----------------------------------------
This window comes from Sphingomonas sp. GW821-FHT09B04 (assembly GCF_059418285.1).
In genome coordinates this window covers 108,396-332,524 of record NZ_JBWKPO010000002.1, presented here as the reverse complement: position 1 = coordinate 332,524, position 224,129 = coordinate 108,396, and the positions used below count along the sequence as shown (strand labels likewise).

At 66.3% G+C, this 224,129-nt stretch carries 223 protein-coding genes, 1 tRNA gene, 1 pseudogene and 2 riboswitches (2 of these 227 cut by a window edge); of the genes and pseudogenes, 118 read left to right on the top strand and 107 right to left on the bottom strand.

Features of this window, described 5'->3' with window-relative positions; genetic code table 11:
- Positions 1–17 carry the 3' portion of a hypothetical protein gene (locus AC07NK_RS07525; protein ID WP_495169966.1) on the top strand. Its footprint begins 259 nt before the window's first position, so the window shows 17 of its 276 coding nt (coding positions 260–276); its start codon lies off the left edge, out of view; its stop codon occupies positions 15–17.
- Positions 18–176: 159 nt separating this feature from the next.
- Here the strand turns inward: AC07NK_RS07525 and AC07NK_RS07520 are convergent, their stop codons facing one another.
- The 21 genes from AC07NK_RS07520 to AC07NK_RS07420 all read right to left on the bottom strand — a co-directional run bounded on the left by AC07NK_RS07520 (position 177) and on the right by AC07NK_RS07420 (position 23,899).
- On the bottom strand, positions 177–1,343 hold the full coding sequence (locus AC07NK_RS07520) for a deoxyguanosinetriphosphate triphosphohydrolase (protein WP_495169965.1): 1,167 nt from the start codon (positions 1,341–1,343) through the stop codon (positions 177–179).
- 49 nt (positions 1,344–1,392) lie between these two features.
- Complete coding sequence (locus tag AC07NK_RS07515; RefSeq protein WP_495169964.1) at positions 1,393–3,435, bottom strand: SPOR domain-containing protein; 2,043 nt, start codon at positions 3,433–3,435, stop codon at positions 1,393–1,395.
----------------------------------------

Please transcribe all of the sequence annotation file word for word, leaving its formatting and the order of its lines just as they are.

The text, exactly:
This window comes from Sphingomonas sp. GW821-FHT09B04 (assembly GCF_059418285.1).
In genome coordinates this window covers 108,396-332,524 of record NZ_JBWKPO010000002.1, presented here as the reverse complement: position 1 = coordinate 332,524, position 224,129 = coordinate 108,396, and the positions used below count along the sequence as shown (strand labels likewise).

At 66.3% G+C, this 224,129-nt stretch carries 223 protein-coding genes, 1 tRNA gene, 1 pseudogene and 2 riboswitches (2 of these 227 cut by a window edge); of the genes and pseudogenes, 118 read left to right on the top strand and 107 right to left on the bottom strand.

Features of this window, described 5'->3' with window-relative positions; genetic code table 11:
- Positions 1–17 carry the 3' portion of a hypothetical protein gene (locus AC07NK_RS07525; protein ID WP_495169966.1) on the top strand. Its footprint begins 259 nt before the window's first position, so the window shows 17 of its 276 coding nt (coding positions 260–276); its start codon lies off the left edge, out of view; its stop codon occupies positions 15–17.
- Positions 18–176: 159 nt separating this feature from the next.
- Here the strand turns inward: AC07NK_RS07525 and AC07NK_RS07520 are convergent, their stop codons facing one another.
- The 21 genes from AC07NK_RS07520 to AC07NK_RS07420 all read right to left on the bottom strand — a co-directional run bounded on the left by AC07NK_RS07520 (position 177) and on the right by AC07NK_RS07420 (position 23,899).
- On the bottom strand, positions 177–1,343 hold the full coding sequence (locus AC07NK_RS07520) for a deoxyguanosinetriphosphate triphosphohydrolase (protein WP_495169965.1): 1,167 nt from the start codon (positions 1,341–1,343) through the stop codon (positions 177–179).
- 49 nt (positions 1,344–1,392) lie between these two features.
- Complete coding sequence (locus tag AC07NK_RS07515; RefSeq protein WP_495169964.1) at positions 1,393–3,435, bottom strand: SPOR domain-containing protein; 2,043 nt, start codon at positions 3,433–3,435, stop codon at positions 1,393–1,395.